Female Friendships

I was hoping to do a post today entitled: ALL THE COLORS Pt. 2.

Obviously I’m not doing that, which is because I haven’t yet attempted what I planned to attempt in ALL THE COLORS. I’m still planning it, but I haven’t got all my supplies out of the boxes they’re in yet. I’ll try it out at some point, hopefully soon.

So instead, I’m going to be writing a post about the importance of female friendships in novels, and in life. This is inspired by Vampire Academy coming out in two days, which I am EXTREMELY excited about.

Most of the reading I do is in the YA genre. I don’t always WRITE in that genre (it’s a bit difficult for me to keep the cursing to a minimum [depending on how badly a character wants to do it] and wondering about the line where *cough* other things are concerned), but I prefer to read in it. My reasons for doing as much aren’t related to this post, so I’m not going to get into that because I’m trying to stay on subject with the new schedule. (Is mentioning something getting into it?)

One of my largest problems (it’s not the only one) with the genre is the lack of female friendships that the heroines have in their lives. More often than not, it seems to be piling a bunch of males in with the one female to develop (sometimes) meaningful relationships and friendships with. If there are females, they seem to be put on the back-burner and are more for keeping up appearances rather than adding any sort of legitimate substance. They’re underutilized, in my opinion. (Kind of like something else, which I will probably get to in another post.)

I’ll completely admit that writing female friendships is a tricky thing. When you’re female, you KNOW how tricky female friendships can get, especially around the age when YA main characters are. I’ll also admit that the male/female friendship ratio I tend to work with is usually pretty indicative that I personally find friendships with males easier. BUT, there’s a quality over quantity aspect. And I will say that in any series I’ve finished, the main female character has AT LEAST ONE extremely meaningful friendship with another female. Doesn’t necessarily happen in the first book of a series, doesn’t necessarily not happen in the first book of a series, but it happens at some point (thus far). It happens because . . . that happens in life. I also believe it’s important.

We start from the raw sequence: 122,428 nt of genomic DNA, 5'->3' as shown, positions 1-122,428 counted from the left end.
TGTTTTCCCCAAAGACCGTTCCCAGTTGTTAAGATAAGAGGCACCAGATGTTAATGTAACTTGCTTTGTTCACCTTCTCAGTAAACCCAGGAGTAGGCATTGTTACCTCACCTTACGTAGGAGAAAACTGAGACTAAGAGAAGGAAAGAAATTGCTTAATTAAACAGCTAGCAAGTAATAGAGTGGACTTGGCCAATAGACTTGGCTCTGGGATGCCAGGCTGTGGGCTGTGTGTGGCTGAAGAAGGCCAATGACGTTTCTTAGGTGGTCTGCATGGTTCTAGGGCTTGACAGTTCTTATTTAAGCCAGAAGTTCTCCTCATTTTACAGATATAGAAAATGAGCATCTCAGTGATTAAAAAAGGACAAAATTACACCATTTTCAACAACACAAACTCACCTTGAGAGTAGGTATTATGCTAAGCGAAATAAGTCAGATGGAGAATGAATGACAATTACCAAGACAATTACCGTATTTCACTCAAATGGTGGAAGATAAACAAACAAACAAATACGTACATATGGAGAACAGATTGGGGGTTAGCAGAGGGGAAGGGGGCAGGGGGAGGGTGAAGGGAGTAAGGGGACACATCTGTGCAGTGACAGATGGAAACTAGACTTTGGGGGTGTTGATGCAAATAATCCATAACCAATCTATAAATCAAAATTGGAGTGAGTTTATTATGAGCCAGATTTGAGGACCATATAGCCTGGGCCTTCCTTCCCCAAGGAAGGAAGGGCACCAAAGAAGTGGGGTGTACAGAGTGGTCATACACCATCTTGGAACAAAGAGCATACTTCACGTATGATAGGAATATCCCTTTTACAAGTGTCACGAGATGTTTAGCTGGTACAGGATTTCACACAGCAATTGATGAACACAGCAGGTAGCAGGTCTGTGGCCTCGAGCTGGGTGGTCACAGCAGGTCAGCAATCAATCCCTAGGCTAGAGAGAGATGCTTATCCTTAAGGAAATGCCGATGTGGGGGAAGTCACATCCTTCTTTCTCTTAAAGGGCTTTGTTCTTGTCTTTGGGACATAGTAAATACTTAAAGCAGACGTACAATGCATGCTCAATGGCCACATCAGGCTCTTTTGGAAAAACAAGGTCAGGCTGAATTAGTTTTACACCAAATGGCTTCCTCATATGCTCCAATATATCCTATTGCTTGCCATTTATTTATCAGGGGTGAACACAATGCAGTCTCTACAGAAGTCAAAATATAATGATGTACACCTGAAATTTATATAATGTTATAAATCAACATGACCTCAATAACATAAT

I think for younger females, it’s good for them to see that friendships with other girls can be healthy. It doesn’t have to be backstabbing and all the other nonsense that comes along with being 16-18 years old (and younger, and older). I think it’s good for them to see that. It’s true that you don’t always get back what you put into a friendship, but sometimes you do.

While I’ve always made friends easier with males (for the most part), some of the most meaningful connections I have in my life are with females. Females communicate together in a way that you just . . . don’t get with males. And no, it’s not all make up and clothes (but yes, that’s fun).